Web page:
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New Opportunities For New SQL


Michael Stonebraker

Credit: CSAIL

Michael Stonebraker expects a substantial increase in the number of New SQL engines using a variety of architectures in the near future.

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Comments


David Webber

Michael,

Good to see this topic and article; I enjoyed your recent very informative present at the NIST symposium on Big Data (http://www.nist.gov/itl/ssd/is/big-data.cfm).

Taking data in is import, but also sending data out and results information sharing.

Our open source project has developed code-free templates to allow rapid XML open data services to be built from SQL sources so you can quickly and easily present and share results and knowledge.

See our online video training materials for more details: http://www.youtube.com/user/TheCAMeditor

David Webber
Information Architect
Oracle Public Sector


Anonymous

Meh, I'm not convinced. I think that the "Old SQL" solutions will adapt and be just fine. I think what we are seeing in data is a blip, and that the big vendors like Oracle and Microsoft will end up taking care of most of these issues within the next 1-2 years.

I think what will happen is that the best aspects of NoSQL and so-called New SQL will get integrated into their products and as a result those products will be much better than the one-off specialized products.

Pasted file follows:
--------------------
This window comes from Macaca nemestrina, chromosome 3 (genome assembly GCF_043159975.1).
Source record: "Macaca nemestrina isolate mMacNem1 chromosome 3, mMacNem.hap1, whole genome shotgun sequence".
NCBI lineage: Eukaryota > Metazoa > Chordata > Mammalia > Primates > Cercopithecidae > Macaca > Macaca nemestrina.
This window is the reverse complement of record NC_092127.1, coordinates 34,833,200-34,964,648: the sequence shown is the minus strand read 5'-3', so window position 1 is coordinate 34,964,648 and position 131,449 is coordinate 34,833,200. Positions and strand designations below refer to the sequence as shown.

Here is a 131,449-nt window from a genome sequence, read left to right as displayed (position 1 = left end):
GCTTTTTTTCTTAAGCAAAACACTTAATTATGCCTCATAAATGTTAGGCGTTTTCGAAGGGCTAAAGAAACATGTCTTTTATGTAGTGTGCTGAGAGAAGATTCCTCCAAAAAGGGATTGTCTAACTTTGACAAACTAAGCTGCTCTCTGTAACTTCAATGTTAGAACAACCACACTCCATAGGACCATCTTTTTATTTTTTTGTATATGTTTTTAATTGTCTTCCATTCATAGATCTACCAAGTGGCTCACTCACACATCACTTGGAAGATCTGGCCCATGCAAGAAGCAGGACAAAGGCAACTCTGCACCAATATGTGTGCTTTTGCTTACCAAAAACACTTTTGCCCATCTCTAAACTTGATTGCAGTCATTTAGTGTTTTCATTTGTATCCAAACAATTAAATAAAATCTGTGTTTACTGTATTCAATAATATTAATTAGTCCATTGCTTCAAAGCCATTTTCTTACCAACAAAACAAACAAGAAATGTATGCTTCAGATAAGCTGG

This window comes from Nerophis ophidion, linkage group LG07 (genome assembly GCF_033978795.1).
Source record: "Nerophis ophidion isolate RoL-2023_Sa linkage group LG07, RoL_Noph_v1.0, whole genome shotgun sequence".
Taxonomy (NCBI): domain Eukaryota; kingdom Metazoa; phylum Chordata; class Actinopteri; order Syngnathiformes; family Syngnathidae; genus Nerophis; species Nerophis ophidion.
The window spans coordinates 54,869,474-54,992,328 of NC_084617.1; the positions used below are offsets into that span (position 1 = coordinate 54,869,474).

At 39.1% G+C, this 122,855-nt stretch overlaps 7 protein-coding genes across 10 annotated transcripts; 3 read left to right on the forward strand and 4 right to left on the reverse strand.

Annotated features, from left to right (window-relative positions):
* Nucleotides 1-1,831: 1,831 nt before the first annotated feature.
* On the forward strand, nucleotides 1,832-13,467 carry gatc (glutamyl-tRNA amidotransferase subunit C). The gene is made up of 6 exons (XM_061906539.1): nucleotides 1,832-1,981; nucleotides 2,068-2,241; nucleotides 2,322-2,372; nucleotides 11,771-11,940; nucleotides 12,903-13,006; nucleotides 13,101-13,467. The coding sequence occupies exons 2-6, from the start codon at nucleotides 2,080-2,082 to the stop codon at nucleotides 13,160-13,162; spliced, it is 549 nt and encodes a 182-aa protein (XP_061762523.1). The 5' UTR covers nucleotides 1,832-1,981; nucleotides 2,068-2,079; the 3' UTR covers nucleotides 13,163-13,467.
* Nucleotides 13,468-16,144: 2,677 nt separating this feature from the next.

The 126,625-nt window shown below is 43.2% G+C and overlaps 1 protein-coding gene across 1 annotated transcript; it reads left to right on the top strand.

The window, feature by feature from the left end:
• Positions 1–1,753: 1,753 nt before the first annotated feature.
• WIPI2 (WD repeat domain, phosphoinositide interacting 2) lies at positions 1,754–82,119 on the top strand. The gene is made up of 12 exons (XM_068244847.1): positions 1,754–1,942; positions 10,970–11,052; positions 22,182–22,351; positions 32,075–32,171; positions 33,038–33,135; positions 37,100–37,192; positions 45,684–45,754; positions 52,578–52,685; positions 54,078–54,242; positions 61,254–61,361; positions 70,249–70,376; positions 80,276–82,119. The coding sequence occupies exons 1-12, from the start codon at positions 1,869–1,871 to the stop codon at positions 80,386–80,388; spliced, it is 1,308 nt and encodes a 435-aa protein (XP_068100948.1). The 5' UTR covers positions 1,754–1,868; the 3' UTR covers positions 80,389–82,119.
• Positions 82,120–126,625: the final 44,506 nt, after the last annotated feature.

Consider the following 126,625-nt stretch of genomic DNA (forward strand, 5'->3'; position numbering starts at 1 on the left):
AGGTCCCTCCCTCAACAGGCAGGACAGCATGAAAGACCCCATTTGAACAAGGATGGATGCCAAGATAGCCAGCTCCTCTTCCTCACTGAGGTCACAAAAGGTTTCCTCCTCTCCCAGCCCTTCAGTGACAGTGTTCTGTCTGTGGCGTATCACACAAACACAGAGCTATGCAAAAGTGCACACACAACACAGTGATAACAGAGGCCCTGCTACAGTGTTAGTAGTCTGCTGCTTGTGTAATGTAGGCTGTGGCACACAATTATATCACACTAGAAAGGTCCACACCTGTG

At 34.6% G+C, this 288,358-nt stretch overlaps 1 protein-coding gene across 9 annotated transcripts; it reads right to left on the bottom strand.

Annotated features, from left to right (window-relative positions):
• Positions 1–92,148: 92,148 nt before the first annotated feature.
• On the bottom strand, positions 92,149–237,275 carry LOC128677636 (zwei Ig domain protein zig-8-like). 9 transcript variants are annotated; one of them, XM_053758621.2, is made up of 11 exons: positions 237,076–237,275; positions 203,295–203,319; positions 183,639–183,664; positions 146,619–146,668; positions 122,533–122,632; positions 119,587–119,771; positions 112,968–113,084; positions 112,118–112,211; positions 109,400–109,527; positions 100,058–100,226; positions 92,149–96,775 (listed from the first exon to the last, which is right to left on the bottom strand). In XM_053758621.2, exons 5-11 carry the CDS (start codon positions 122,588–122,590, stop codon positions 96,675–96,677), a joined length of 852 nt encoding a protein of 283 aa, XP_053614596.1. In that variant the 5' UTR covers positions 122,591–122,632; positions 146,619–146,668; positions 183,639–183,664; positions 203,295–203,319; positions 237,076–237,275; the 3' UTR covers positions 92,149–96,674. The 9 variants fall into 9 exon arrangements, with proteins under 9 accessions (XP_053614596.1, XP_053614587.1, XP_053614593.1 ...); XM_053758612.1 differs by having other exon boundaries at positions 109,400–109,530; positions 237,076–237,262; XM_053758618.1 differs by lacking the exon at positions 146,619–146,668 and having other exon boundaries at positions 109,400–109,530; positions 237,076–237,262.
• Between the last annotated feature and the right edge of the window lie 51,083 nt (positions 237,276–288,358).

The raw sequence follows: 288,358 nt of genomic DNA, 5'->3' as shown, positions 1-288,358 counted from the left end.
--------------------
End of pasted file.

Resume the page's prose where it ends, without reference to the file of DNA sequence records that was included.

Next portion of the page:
This is already happening with in-memory, which is largely what I assume you are talking about with "New SQL". MS and Oracle are both working on in-memory solutions and putting together "out of the box" systems with massive throughput. Yeah, they are expensive, but still. MS's new Parallel Data Warehouse can run massive queries on petabytes of data in milliseconds now, I mean...

With the implementation of writable columnstore indexes (coming soon on SQL Server) you'll be able to do blazingly fast queries against OLPT systems, without locking...

The problem with NoSQL and New SQL systems is typically that they are very specialized and very good for a very narrowly defined set of tasks. But the older systems have a much larger established infrastructure and ecosystems of tools, and so if you can add those new capabilities to the older systems you get a much more powerful and well rounded system than if you simply adopt some new specialized system, and it will be much more expensive for new players to build all of the stuff that the older guys than than the other way around.

I would also submit that while the VOLUME of "new forms of data" will definitely exceed the volume of older forms of transactional data, the VALUE of older forms of data will remain higher. There is a reason that systems evolved the way that they did. Essentially the most valuable problems were tackled first. Yes, all of that phone and web data is interesting, but a single row in a traditional RDBMS is worth thousands or millions of "rows" of unstructured or "New" data.

And this is the issue, yeah there is value in data mining weblogs and location data, etc., but its like the difference between mining for gold and mining for aluminum. In order to make money mining aluminum you have to process a lot more of it to get the same value you get from a few ounces of gold.

So every "ton" of "new data" is worth about "1 pound" of "old data", if you see what I mean.

What this means is that the "value density" still resides with the older systems, and that's why I think that things will end up coming back to them. They are the anchors of the data world.


Luke Dunstan

Which open source database engines would you categorise as "New SQL"?


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